Enjoying the latest summer blockbuster? If you live in Cambridge, maybe you visit Vue, or the Picturehouse to see the newest movie release. You might even know of a few cinemas that have closed their doors over the years. It’s possible, for Cambridge has been home to many cinemas. Some big, some small. All creating a space to escape into the world of cinema. This series of blogs will explore some of those picture houses.
The earliest images of film might conjuror trips to the moon or terrified audiences watching as a train steams towards the screen. Conjure is the right word here. Some of the earliest pioneers of film were magicians who incorporated the new art medium into their acts, such as Georges Méliès. Since these early beginnings, Cinema has retained its magic. Audiences in Cambridge have long since been spellbound, as early as 1896!
In these early days, film was included in variety acts. The Tudor’s Circus on Auckland Road was one such place. Here some of the first films were screened in Cambridge. It might be hard to imagine now, but film was cast alongside acts such as ‘David’s Laughing Donkey’, along with local singers and dancers. However, movies would soon become stand alone entertainments. In 1908, this site became the Hippodrome, where it continued to screen movies. However, the popularity of film had grown, and Auckland Road was no longer the only place where the towns people could watch the big screen.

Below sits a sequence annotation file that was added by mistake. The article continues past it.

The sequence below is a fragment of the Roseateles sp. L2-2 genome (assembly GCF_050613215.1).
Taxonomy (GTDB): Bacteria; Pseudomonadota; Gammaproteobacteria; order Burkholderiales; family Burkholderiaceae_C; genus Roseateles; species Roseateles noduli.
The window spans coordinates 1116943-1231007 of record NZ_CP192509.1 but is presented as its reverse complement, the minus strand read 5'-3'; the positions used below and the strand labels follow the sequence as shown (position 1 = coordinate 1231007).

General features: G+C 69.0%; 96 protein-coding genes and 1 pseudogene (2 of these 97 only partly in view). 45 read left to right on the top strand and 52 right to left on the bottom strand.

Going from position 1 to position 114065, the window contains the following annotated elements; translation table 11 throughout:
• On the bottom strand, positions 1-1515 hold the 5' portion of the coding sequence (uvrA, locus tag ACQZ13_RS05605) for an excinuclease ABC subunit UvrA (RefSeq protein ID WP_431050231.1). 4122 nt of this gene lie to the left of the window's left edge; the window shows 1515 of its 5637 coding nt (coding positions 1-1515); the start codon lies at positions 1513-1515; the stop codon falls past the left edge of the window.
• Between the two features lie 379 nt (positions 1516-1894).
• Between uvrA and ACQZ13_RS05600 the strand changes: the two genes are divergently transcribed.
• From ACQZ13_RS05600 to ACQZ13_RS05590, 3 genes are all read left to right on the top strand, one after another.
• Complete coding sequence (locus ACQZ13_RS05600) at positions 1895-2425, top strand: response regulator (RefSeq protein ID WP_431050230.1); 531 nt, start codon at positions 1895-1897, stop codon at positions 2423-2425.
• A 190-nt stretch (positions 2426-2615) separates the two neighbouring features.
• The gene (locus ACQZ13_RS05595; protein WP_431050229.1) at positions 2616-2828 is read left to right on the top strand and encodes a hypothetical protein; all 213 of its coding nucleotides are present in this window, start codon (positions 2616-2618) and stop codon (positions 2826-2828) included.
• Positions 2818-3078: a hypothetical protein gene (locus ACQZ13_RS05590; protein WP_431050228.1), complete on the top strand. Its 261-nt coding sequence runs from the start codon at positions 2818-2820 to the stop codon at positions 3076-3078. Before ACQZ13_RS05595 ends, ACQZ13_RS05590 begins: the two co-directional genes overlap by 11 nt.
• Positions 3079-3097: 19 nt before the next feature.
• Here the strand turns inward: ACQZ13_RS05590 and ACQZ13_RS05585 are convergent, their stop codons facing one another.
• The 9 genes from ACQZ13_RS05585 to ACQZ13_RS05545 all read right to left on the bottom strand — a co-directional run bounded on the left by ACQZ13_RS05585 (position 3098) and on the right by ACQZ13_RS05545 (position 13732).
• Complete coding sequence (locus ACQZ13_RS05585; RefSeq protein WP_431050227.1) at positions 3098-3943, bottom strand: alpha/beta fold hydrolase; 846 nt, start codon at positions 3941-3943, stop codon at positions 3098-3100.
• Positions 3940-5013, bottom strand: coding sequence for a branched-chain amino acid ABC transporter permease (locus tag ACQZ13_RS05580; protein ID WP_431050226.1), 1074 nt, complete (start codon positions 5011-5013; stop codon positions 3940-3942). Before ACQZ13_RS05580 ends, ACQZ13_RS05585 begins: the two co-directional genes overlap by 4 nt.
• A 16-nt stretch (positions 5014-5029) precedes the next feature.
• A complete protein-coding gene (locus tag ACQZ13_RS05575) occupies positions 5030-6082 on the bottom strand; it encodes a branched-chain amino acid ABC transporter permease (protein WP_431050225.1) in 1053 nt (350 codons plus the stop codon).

That same year, Alexandra Hall, the Y.M.C.A Lecture Hall in Alexandra Street, also started showing films. This would only last a short time. Both the Hippodrome and Alexandra Hall ceased screenings by the start of the First World War. Years later, the latter was demolished to make way for Lion Yard in 1972. Around the same time, the Y.M.C.A was also demolished. Yet, this was not the end of cinema in Cambridge. A year later in 1909, Picture Place opened its doors. Based in East Road, this building was originally a Working Men’s Club. For a short while, it showed films but would eventually close in 1916. The lives of these early cinemas were short. However, the medium itself had grown year after year.
Cambridge Independent Press, 25 April 1913.
In 1913, the popularity of cinemas led one commentator in the Daily Telegraph to comment, ‘It would appear that the shortest road to fortune is to acquire a picture palace’. Cambridge felt the pull of movies from its ‘American cousins’. Yet, whereas the Daily Telegraph blamed the cinema for increasing land rates, the Cambridge Independent Press countered by arguing that cinemas were prosperous thanks to the community and not, as the Daily Telegraph claimed, the wealthy landlord. The local cinemas continued to be a place of community. When a fire ravaged the village of Swavesey in March 1913 a relief fund was established. The cinemas in Cambridge provided a means to help fundraise for the victims. Nightly collections were made at the Electric Theatre, the Empire in Mill Road, Picture Palace, and Alexandrea Hall. These local cinemas provided relief through escapism and collective philanthropy.
Unfortunately, places like Picture Palace and Alexandrea Hall did not last long. However, there would soon be a triumph. A set of longer-lasting cinemas would follow and played host to a coterie of characters, from on-screen vamps like Theda Bara, to a little mischievous tramp.
 Thanks is to be given to Simon Middleton whose research on the cinemas in Cambridge has provided a foundation to this series.